The developers try to shorten the research and development time as much as possible. For example, one of the most famous vaccine candidates, mRNA-1273, was skipped on animal studies. The Oxford Vaccine Research website lists other ways to accelerate, including the use of already studied delivery systems for new vaccines. In an emergency, a large dose of a new vaccine can be produced even before clinical trials are completed. Then, if the tests are successful, it can be immediately widely used. In addition, new vaccines will be unconditionally given the green light by regulatory agencies and will be quickly approved for use.
How is it usually done
Typically, the proposed vaccine is first tested on animals. After that, the appearance of the vaccine "on the shelves" is preceded by three phases of clinical trials. This process usually takes years.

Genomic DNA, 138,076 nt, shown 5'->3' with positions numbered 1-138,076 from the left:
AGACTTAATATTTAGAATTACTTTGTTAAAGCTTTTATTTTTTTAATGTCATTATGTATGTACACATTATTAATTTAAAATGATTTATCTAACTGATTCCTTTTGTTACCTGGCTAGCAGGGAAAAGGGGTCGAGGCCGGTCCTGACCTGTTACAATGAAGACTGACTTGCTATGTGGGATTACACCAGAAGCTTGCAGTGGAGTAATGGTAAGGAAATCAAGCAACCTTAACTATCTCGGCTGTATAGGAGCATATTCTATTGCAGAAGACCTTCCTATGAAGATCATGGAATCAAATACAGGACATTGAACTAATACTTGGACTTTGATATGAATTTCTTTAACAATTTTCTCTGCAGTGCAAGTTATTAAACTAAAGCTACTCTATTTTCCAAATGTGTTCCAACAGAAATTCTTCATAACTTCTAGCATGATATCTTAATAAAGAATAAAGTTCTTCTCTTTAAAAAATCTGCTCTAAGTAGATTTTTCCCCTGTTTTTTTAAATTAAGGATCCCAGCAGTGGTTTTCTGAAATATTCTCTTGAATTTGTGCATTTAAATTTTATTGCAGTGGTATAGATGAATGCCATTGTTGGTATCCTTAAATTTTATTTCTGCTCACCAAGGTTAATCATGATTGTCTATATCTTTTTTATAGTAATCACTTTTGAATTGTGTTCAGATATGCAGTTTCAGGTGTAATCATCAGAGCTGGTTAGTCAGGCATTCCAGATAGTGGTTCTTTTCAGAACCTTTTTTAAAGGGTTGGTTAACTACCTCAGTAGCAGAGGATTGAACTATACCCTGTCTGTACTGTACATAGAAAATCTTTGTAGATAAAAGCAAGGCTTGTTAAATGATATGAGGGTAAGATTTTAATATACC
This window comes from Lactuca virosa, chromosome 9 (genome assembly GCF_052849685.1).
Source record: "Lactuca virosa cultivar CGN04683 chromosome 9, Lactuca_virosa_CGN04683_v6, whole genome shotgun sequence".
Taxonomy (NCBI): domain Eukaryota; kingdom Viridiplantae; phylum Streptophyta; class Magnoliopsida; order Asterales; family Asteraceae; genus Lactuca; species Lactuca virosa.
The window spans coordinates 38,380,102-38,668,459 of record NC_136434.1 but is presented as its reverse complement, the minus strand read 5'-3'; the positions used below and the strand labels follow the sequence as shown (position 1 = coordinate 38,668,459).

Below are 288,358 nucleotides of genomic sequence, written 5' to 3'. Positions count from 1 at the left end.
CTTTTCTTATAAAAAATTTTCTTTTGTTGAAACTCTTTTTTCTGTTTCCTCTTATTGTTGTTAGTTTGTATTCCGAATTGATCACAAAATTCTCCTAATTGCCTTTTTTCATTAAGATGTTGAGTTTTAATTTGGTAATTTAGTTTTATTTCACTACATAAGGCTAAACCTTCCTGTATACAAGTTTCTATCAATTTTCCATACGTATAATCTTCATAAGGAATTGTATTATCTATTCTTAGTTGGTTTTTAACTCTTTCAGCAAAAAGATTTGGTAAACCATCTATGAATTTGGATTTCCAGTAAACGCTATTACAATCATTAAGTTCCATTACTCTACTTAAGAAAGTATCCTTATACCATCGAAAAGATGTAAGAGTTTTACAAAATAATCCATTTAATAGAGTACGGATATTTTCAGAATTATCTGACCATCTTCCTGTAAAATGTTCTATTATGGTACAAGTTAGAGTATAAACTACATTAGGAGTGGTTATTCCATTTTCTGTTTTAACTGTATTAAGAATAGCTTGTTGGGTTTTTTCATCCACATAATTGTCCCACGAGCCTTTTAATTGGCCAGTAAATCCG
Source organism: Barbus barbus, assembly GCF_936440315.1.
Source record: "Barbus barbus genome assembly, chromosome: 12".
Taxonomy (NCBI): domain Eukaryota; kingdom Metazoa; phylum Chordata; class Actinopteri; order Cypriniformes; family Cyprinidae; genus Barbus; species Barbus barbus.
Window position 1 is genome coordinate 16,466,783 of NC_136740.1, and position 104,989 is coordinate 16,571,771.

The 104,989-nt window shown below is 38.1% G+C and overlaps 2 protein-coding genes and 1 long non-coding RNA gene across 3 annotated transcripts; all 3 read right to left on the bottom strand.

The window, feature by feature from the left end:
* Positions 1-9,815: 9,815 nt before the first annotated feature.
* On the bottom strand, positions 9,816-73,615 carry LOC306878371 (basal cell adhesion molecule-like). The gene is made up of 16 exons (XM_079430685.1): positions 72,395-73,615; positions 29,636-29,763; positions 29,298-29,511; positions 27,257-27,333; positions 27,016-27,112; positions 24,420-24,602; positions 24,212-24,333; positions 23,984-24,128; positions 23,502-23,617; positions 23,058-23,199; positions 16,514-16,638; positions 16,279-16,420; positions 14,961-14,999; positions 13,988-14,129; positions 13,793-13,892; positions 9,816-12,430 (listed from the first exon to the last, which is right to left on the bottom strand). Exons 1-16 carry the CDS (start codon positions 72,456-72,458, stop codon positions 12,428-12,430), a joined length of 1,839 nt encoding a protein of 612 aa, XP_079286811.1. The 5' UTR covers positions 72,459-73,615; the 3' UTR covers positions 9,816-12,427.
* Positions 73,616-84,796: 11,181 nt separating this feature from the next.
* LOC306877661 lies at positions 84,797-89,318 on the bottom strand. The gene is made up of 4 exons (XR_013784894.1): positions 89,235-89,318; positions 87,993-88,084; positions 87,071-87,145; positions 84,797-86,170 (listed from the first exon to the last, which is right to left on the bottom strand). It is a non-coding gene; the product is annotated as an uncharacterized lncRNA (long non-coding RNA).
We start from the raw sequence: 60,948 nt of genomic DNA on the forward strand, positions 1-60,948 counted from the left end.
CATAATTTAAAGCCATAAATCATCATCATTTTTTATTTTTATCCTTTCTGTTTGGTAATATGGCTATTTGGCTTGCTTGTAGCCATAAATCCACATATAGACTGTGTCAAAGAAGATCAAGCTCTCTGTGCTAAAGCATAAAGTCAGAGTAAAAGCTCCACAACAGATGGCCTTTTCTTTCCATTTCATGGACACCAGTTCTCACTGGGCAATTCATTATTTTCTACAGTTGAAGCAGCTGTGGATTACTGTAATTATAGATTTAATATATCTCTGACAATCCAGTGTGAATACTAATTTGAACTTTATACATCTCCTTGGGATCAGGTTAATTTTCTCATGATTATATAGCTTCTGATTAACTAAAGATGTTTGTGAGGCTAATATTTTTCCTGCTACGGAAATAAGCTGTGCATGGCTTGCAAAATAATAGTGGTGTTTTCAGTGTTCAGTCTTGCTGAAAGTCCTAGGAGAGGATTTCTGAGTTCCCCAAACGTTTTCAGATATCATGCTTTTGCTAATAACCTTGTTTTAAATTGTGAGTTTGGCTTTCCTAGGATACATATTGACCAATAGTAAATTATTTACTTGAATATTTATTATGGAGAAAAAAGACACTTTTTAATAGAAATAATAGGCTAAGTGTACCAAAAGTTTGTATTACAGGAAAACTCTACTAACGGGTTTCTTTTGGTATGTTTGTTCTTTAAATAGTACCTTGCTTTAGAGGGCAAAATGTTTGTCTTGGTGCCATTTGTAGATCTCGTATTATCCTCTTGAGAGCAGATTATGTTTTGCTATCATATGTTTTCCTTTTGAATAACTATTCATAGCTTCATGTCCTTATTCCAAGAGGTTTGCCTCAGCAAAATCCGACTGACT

Phase 1 research. On a small group of healthy volunteers, the safety of the future vaccine is tested: its first introduction into the human body takes place. In parallel, scientists are beginning to monitor the production of antibodies.
- Phase 2 exploration. In a larger group of volunteers, the effectiveness of the vaccine is studied, the optimal doses and administration protocols are selected. The criterion of effectiveness at this stage is the appearance of antibodies against a specific infection in the blood of participants. But the presence of these antibodies cannot guarantee protection against disease in real life.